Bloemfontein, translated literally as “flower fountain” and referred to as the “City of Roses”, is the capital of the Free State as well as being the judicial capital of South Africa. Located in the middle of the province, this vibrant city offers the perfect base for exploring the surrounding area. The Golden Gate Highlands National Park, situated in the northeastern region of the province, is the Free State’s main tourist attraction. Taking its name from the dramatic golden, orange and ochre hued sandstone cliffs that are a dominant feature, the Golden Gate Highlands National Park incorporates superb examples of San rock paintings and hiking trails to suit all abilities. Other attractions that highlight the natural beauty of the Free State are the Willem Pretorius Game Reserve, Gariep Dam nature reserve and the Soetdoring Nature Reserve.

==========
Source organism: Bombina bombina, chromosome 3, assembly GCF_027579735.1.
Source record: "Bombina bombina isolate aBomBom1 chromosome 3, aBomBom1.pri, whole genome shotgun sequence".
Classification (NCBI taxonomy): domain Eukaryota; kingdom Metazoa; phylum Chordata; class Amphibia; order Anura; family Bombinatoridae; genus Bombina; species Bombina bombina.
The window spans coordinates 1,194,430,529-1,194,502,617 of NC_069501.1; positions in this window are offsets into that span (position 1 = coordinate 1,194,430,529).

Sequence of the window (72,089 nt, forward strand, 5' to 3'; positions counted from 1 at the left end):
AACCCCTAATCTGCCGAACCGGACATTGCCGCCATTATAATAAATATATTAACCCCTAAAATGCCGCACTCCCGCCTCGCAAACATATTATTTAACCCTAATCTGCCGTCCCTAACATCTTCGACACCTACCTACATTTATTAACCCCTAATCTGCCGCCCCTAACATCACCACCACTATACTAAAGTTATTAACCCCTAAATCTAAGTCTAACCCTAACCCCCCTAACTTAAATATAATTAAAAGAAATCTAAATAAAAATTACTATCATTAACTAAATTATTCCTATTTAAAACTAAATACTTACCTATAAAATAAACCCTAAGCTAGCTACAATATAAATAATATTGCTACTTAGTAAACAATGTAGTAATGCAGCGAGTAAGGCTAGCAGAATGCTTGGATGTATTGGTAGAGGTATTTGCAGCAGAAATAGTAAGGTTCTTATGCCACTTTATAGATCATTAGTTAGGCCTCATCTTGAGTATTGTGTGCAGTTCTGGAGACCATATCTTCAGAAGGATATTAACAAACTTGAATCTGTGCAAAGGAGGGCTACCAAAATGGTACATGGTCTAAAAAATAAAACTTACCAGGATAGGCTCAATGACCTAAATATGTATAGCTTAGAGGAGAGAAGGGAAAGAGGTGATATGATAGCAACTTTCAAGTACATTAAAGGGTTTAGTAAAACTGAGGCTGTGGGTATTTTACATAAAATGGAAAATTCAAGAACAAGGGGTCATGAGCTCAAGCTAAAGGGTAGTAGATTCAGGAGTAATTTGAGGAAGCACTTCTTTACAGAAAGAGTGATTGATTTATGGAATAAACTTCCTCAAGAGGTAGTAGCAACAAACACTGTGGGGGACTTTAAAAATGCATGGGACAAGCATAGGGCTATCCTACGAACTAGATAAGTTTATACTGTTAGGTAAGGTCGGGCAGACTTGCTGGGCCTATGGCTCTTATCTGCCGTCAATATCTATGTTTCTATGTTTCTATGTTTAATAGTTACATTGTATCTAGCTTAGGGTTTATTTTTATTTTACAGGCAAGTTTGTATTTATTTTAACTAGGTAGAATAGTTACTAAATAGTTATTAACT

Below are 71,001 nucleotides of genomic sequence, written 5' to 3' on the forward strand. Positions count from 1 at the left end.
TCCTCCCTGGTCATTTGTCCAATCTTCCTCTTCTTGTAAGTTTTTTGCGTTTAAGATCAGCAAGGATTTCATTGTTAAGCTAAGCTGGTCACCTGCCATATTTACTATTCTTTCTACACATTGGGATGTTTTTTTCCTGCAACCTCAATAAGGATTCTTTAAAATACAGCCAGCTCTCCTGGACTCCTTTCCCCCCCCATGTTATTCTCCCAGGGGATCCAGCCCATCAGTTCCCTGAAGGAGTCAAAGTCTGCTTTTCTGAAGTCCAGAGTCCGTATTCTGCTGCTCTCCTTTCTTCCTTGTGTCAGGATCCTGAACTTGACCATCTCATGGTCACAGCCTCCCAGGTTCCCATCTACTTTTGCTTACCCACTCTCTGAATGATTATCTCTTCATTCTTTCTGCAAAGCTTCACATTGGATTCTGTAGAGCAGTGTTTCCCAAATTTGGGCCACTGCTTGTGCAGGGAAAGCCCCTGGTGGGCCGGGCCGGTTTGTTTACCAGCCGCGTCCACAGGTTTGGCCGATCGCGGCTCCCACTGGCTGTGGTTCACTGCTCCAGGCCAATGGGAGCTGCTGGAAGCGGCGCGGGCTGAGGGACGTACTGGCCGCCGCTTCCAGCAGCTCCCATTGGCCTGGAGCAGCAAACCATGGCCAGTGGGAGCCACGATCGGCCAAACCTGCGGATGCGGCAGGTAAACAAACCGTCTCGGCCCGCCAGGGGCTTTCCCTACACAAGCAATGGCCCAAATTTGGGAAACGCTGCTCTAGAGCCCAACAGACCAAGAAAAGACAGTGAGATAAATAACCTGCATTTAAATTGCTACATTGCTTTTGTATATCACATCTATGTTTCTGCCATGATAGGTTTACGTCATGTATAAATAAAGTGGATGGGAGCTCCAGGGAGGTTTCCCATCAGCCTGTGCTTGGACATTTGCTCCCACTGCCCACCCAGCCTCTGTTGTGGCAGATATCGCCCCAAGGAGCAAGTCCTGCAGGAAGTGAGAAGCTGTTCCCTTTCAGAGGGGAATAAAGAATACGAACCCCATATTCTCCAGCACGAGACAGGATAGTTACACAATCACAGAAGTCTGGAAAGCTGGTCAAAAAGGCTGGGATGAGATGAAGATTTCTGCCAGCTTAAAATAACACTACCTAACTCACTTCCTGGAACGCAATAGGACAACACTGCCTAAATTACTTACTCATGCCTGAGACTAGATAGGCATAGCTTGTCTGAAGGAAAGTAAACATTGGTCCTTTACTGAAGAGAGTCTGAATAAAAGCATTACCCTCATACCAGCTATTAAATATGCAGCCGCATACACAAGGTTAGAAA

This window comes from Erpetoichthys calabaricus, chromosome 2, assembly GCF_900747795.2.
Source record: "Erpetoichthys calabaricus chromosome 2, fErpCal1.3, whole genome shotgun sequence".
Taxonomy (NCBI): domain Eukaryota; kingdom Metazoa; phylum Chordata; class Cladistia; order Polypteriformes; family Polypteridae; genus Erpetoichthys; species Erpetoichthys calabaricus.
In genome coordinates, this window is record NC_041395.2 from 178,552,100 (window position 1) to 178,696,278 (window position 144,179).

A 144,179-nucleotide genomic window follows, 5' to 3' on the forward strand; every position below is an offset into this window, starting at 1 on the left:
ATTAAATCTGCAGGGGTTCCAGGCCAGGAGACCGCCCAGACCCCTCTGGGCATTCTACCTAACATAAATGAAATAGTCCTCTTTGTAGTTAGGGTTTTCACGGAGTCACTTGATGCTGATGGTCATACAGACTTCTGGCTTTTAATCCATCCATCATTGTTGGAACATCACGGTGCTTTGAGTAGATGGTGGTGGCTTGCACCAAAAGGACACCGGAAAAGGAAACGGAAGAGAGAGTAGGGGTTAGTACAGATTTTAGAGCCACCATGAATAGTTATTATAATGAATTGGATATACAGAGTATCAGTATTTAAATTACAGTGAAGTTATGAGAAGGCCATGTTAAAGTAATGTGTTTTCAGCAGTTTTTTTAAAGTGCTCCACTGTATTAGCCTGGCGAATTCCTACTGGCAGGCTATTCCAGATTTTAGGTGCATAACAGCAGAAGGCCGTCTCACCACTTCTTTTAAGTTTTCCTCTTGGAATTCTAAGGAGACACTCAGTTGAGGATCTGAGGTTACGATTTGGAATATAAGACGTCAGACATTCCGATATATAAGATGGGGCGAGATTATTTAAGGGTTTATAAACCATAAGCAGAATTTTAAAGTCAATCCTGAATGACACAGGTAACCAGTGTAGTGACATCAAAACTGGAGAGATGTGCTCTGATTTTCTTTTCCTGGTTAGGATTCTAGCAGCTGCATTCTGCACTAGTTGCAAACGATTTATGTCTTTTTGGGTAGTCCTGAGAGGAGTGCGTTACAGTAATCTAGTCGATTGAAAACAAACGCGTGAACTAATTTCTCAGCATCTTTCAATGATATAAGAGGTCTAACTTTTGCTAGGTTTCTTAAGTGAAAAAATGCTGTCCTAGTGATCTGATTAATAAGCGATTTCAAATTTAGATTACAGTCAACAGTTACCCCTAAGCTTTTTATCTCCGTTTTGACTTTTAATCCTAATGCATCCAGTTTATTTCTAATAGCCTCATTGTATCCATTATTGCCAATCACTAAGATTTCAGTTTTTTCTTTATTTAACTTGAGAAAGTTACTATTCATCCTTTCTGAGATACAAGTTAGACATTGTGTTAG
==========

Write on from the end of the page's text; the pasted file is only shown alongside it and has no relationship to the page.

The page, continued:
With the Free State lying in the middle of the country, many travel through the province on their way to other destinations, but an increasing number of holiday makers are taking the time to explore this stunning region of South Africa – why don’t you?

Gauteng

The Gauteng Province in South Africa is alive with opportunity. With major cities such as Johannesburg and Pretoria at the centre of this region, the province overflows with industries and businesses that contribute on a large scale to the economy of South Africa. Gauteng might be known as an economic and political center, but it has an endless supply of tourist attractions and historical landmarks. Gauteng is an exciting province to explore, as it has a wonderful combination of manmade marvels and natural wonders for visitors to enjoy.